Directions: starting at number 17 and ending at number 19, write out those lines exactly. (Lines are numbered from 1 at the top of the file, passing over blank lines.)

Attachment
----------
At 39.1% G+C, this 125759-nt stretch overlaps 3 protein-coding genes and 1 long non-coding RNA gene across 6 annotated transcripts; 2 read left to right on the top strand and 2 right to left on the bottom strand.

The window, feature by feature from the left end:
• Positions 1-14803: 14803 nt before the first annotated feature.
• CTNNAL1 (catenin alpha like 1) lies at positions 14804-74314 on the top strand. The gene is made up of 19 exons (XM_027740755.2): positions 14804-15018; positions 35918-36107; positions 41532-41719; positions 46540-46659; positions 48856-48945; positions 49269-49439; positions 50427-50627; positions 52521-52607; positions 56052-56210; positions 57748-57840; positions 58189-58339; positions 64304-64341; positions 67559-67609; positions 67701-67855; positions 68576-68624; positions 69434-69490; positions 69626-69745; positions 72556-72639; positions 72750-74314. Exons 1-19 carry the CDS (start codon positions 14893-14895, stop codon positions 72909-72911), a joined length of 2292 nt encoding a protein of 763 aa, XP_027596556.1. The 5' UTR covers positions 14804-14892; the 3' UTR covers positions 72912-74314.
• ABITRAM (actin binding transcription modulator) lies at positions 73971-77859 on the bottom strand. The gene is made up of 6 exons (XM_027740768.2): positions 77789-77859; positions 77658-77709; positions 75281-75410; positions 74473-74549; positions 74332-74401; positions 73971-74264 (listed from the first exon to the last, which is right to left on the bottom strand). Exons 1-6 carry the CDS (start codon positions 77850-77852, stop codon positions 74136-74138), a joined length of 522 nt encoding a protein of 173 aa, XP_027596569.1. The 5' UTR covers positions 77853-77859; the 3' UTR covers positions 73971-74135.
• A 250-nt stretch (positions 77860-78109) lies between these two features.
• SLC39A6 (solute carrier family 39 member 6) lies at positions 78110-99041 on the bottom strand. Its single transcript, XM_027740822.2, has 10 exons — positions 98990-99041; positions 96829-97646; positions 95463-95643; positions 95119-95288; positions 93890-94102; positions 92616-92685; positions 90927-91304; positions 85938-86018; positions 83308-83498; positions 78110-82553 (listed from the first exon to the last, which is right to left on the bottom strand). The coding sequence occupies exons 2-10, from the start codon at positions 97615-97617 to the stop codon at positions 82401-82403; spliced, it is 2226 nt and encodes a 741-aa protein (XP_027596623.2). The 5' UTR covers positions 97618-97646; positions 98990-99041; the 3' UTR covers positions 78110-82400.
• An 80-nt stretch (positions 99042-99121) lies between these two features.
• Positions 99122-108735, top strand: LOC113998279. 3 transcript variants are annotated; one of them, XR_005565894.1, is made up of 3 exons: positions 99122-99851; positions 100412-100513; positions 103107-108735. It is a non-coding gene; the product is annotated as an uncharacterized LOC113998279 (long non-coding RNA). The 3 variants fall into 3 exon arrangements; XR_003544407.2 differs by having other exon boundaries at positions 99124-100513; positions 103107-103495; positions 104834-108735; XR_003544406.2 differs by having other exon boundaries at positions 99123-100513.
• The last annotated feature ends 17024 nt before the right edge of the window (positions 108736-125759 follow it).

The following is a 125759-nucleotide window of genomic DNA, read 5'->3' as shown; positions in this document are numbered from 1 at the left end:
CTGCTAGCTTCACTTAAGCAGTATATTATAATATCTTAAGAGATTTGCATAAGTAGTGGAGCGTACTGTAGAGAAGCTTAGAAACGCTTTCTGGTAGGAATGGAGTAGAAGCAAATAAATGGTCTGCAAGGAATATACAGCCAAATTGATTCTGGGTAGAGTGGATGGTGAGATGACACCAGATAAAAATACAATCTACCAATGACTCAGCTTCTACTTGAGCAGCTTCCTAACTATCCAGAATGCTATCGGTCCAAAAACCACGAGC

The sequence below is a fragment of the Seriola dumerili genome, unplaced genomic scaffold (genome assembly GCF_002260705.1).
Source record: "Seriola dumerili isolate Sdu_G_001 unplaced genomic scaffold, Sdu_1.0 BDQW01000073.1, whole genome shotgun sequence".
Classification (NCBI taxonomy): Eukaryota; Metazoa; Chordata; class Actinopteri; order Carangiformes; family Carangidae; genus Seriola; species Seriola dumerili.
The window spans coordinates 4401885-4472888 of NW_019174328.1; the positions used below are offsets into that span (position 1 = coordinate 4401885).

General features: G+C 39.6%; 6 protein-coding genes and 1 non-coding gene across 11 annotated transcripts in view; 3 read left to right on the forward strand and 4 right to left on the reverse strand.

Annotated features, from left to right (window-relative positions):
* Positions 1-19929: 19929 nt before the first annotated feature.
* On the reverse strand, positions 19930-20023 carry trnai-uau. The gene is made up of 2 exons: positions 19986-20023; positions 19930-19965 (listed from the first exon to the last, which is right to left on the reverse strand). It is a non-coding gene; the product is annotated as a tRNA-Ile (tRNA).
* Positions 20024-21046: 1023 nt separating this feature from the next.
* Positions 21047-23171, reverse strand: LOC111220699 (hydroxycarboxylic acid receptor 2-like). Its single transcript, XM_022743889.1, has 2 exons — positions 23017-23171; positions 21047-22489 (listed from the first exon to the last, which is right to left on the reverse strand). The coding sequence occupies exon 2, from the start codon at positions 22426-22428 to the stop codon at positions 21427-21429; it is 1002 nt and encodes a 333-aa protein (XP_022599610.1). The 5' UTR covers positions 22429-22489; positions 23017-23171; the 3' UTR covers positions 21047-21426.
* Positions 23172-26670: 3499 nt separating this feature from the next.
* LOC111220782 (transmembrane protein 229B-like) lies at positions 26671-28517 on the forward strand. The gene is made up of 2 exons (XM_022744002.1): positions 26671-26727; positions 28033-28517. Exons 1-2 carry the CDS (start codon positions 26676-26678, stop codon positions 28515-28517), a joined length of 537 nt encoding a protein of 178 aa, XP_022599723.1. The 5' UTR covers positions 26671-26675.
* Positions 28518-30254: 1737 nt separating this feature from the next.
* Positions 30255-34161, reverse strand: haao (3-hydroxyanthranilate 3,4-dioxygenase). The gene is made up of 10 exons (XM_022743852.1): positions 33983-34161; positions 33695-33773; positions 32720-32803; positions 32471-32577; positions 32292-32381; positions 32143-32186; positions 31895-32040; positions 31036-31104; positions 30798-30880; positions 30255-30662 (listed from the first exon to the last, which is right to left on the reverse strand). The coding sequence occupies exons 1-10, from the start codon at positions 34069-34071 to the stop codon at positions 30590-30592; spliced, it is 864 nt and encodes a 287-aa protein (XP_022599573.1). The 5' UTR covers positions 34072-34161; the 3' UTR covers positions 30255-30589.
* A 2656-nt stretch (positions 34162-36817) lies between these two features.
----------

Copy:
General features: G+C 39.6%; 6 protein-coding genes and 1 non-coding gene across 11 annotated transcripts in view; 3 read left to right on the forward strand and 4 right to left on the reverse strand.

Annotated features, from left to right (window-relative positions):
* Positions 1-19929: 19929 nt before the first annotated feature.